For many self-employed individuals making $250,000 or more per year, tax mitigation becomes a primary concern. Retirement plans can help individuals keep more of their money today so it can grow for retirement, and that power is only increased when a retirement plan is paired with a cash balance plan. A solo(k) can be set up with a cash balance plan to empower solopreneurs to put away up to an additional $250,000 per year in pre-tax retirement savings.2
Spouses Can Join Individual 401(k) Plans
Despite the name, one of the unique benefits of a solo(k) is the ability to add a spouse to the plan and still have it be considered an individual 401(k) plan. If you are a married sole proprietor your spouse can also be included in the solo(k), so long as they receive income from the business. This allows your spouse to save up to $20,500 (or $27,000 if over 50) and receive employer contributions, increasing your family’s overall ability to save for retirement.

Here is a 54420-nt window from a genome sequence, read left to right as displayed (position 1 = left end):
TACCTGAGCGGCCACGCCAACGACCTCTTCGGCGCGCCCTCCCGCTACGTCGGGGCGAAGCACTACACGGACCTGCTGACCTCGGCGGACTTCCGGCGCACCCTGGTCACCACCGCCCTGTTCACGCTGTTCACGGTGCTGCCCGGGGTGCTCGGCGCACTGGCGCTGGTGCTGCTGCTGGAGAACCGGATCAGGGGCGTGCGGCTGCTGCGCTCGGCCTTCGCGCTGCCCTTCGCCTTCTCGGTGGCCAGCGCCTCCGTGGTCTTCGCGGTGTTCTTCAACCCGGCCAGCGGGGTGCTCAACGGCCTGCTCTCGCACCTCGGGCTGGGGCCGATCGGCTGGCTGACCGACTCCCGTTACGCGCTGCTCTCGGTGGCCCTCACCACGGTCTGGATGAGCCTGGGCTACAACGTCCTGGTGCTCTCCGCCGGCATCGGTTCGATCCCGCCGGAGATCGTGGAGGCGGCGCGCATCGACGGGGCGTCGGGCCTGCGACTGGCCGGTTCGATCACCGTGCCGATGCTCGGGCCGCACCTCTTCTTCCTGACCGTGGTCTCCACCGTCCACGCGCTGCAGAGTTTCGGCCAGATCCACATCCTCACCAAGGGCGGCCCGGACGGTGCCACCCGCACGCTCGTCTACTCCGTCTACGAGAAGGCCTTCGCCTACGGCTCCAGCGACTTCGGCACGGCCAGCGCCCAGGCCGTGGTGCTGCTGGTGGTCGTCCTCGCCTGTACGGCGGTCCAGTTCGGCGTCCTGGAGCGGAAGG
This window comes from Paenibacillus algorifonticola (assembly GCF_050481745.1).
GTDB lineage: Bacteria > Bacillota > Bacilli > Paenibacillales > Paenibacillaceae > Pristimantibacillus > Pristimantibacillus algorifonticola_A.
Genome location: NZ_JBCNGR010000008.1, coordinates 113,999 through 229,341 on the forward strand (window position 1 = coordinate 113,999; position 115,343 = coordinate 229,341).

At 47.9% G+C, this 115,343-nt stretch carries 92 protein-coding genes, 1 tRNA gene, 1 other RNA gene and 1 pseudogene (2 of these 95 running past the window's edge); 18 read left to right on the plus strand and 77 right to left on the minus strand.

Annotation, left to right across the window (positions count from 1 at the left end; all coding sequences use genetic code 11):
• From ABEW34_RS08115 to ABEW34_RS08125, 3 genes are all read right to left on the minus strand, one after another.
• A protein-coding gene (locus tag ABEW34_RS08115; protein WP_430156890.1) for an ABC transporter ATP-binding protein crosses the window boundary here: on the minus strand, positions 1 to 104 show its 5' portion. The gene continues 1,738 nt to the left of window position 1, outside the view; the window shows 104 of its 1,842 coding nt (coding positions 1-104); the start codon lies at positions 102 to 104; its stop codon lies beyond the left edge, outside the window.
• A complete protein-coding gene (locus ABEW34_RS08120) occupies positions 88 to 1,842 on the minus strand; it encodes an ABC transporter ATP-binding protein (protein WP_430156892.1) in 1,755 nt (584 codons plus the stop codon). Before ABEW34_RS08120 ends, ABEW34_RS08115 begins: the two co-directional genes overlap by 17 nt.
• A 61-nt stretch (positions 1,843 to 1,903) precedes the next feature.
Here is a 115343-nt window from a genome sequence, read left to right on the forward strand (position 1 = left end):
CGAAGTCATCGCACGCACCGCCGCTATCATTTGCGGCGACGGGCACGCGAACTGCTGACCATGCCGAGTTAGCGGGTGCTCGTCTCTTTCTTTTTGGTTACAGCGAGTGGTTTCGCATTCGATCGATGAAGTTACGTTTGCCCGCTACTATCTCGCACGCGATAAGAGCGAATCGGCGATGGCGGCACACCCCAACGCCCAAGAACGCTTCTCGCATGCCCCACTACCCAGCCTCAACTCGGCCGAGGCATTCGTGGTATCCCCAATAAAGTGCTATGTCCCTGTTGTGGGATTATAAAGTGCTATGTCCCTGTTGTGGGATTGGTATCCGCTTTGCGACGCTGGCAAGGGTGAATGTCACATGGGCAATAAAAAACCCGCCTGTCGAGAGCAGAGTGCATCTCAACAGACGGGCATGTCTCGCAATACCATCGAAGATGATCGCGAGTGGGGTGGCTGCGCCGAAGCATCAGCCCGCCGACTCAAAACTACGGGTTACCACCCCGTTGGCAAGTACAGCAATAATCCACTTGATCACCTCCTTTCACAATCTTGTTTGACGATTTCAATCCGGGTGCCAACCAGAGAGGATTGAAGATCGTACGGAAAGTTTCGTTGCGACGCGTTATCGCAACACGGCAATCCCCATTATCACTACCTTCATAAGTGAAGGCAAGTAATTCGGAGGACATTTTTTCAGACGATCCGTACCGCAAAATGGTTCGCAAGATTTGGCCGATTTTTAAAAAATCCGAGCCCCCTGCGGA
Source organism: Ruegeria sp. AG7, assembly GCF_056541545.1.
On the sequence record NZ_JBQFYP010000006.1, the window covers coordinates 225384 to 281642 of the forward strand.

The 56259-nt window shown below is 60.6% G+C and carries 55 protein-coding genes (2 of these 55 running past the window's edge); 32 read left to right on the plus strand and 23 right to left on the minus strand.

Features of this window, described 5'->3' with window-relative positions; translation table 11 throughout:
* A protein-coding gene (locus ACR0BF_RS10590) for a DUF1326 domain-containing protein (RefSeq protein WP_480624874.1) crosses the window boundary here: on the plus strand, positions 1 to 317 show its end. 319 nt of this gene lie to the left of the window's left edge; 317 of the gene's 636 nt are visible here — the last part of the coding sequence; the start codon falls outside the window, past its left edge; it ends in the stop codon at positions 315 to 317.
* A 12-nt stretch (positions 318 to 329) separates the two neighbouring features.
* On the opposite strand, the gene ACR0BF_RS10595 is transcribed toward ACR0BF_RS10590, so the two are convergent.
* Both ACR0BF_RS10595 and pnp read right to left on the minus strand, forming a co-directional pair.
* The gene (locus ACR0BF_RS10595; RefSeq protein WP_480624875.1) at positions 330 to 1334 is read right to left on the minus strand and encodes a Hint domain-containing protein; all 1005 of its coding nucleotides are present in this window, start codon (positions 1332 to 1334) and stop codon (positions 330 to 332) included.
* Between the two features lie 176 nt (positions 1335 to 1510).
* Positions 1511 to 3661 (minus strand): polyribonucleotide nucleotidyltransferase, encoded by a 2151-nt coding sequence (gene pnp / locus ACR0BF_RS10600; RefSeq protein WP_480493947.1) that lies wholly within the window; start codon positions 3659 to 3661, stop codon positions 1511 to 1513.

How do I set up a solo 401(k)?
Setting up a solo 401(k) plan is in many ways just like setting up a traditional 401(k) plan. Many 401(k) providers double as solo 401(k) providers and offer custom-tailored retirement plans just for self-employed individuals. For example, with Fisher Investments 401(k) Solutions, an individual 401(k) can get access to all the high-quality funds and retirement planning support enjoyed by any other employer offering a traditional 401(k) plan, with a special focus on the needs and goals of sole proprietors. Contact us today to learn more about setting up or upgrading your own individual 401(k) plan.
2Assumes annual 401(k) maximum contribution of $20,500; $6,500 catch up; $37,500 profit sharing (for 2022)